Sunday, 18 July 2010

Baba Ghanoush

As Vienna is currently besieged by a heat wave (and 36°C + humidity qualifies as a heatwave when you live in a city with hardly ANY air-conditioning) and LIGHT cooking is the order.

Baba Ghanoush, or Baba Ghanouj, apparently means something like 'Daddy's little girl' or 'Daddy's darling' in Arabic.  It is an integral element of a Meze, a selection of appetizer dishes that is very popular in the Eastern Mediterranean and the equivalent of the Spanish tapas.

This is a great recipe for having people over as it can be made a day or two ahead. And the taste gets even better if you keep it in the fridge for a day before serving.

Ingredients (makes about 3 cups)
  • 4 medium-sized aubergines (eggplant)
  • 1/2 cup tahina
  • 1 lemon, juiced
  • 4 cloves of garlic, peeled and crushed
  • 1/4 tsp ground cumin
  • 1/4 tsp chili powder (optional)
  • Salt and pepper to taste
  • 1 handful parsley leaves, or half/half parsley and coriander (cilantro) + some more to serve
  • 3 tbsp extra virgin olive oil
  1. Preheat the oven to 230°C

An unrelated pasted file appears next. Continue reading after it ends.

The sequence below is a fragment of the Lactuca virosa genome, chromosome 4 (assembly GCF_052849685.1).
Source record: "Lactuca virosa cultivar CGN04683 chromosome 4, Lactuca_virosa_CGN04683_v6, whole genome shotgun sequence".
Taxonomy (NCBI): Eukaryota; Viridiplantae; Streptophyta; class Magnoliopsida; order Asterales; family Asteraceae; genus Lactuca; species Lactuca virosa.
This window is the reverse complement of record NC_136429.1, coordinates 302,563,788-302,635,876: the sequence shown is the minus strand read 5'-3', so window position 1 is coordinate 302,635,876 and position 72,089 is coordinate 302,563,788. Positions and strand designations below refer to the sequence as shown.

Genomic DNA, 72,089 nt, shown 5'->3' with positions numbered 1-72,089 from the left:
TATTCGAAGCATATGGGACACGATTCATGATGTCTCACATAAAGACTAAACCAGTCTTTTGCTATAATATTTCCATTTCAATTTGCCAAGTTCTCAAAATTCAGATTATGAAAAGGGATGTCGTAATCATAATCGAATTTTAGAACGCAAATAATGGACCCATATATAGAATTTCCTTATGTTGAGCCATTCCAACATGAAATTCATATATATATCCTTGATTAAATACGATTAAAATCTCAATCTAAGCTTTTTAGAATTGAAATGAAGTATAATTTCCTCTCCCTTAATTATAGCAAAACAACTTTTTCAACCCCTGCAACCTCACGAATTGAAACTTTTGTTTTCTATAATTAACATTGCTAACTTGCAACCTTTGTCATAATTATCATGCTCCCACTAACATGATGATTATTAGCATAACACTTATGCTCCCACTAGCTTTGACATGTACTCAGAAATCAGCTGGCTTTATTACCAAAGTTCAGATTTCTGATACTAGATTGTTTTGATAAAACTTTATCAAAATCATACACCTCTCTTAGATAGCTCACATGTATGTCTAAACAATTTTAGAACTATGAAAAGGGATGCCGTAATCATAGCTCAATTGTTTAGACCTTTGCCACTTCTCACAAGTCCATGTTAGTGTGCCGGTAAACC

2. Prick the aubergines with a fork, place on a non-stick baking sheet and roast in the oven for about 30 minutes or until they have collapsed a bit and are completely soft (when inserting a knife you should feel ANY resistance)
  3. Leave the aubergines to cool on for about 15 minutes then cut them open lengthwise, scoop out the flesh with a spoon and squeeze to remove excess water
  4. Puree in a food processor together with the tahina until smooth
  5. Add the lemon juice, garlic, cumin, salt and pepper and parsley leaves and process until combined
  6. Keep the food processor going on the lowest setting and slowly add the olive oil to the mixture until it's creamy
  7. Chill in the fridge for at least a couple of hours
  8. Spoon onto a shallow bowl or plate and drizzle with olive oil. Sprinkle with finely chopped parsley and dot with black olives for garnish. Serve with fresh pita bread, pita chips or any other bread of choice.
Bil hana washifa!
    Tips for adapting
    For a more smokey taste you could also barbecue the aubergines.  You start by turning them over the grill until they're blackened all around. Then let them grill until collapsed and cooked through, i.e. completely soft.

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